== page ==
Fifth person drowns trying to rescue a dog

January 28, 2013

beachA Northern California woman drowned over the weekend while trying to save her dog from strong ocean waves. [ABC]

The 32-year-old woman was overpowered by what has been dubbed a “sneaker wave” near Shelter Cove in Humboldt County, according to the U.S. Coast Guard. Her boyfriend avoided being pulled out to sea by climbing on a rock.

Four other people have drowned in the area in the past few months while trying to save their dogs from the rough surf.

In November, a Northern California mother, father and their 16-year-old son all drowned while trying to save their dog from strong ocean waves. The dog managed to get out of the water on his own.

On New Year’s Day, a man drowned while trying to rescue his dog on the beach near Point Reyes in Marin County.

 


9 Comments

  1. Rambunctious says:

    Whenever I hear of one of these tragic drowning stories I’m reminded of the tragedy at Big Sur Beach. A Mother, daughter and grandchild were lost trying to save each other. A young boy was left alone on shore. He had to watch as his family drifted off out of view. Very sad. The sea is so unpredictable; Please be careful whether you have a dog with you or not.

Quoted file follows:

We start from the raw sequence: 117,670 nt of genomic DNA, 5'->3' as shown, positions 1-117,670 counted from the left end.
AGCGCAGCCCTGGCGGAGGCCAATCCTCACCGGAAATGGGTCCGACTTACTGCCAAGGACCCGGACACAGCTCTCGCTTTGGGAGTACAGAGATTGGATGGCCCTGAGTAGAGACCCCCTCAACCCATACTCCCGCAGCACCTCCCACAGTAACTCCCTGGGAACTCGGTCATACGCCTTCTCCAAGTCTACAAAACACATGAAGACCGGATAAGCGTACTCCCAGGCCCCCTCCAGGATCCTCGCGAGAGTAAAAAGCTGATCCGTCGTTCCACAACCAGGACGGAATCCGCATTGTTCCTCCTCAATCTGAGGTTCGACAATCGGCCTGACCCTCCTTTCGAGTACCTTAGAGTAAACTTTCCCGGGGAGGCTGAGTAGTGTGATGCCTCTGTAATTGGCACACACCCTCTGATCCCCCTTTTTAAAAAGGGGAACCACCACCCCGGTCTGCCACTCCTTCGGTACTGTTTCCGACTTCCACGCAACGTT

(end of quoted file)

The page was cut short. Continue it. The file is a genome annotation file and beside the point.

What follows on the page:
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  2. toasty says:

    A human life lost – sad. Five human lives lost while trying to save a canine family member’s life – very sad. Heartbreaking. But for god’s sake, why were the dog’s lives put in danger to begin with, and then had to be rescued? If you love your pets then show it, protect them, watch out for them, do not allow them into dangerous situations. You are their guardians, their family, and have the intellectual capacity to anticipate unsafe circumstances. Please protect and love your pets, and everyone stays safe.

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  3. jarhead says:

    Its sad that a life was lost BUT the dog always survives , most dogs are a lot stronger swimmers than a human in those condition also they don,t panic they just swim with the flow, there is a lesson to be learned here, sad but true

    Like or Dislike: Thumb up 18 Thumb down 0

    • Cindy says:

      I have to agree that if the dog can’t get out of the surf, then in general, his human won’t be able to either.

      Consider the endurance of a dog as compared to his human. I don’t know about anyone else but I’ve never been able to keep up running next to a dog or chase him and actually catch him unless he wanted to let me catch him. So unless you have an advantage such as some extra gear or a prop of some sort or are able to outrun your dog, then your dog is better equipped to save himself than you are. That isn’t to say that I can’t relate to the love that drives our knee jerk reactions where saving our pets is concerned. My condolences.

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  4. hotdog says:

    Absolutely heartbreaking. Another lesson in how much we love these family members.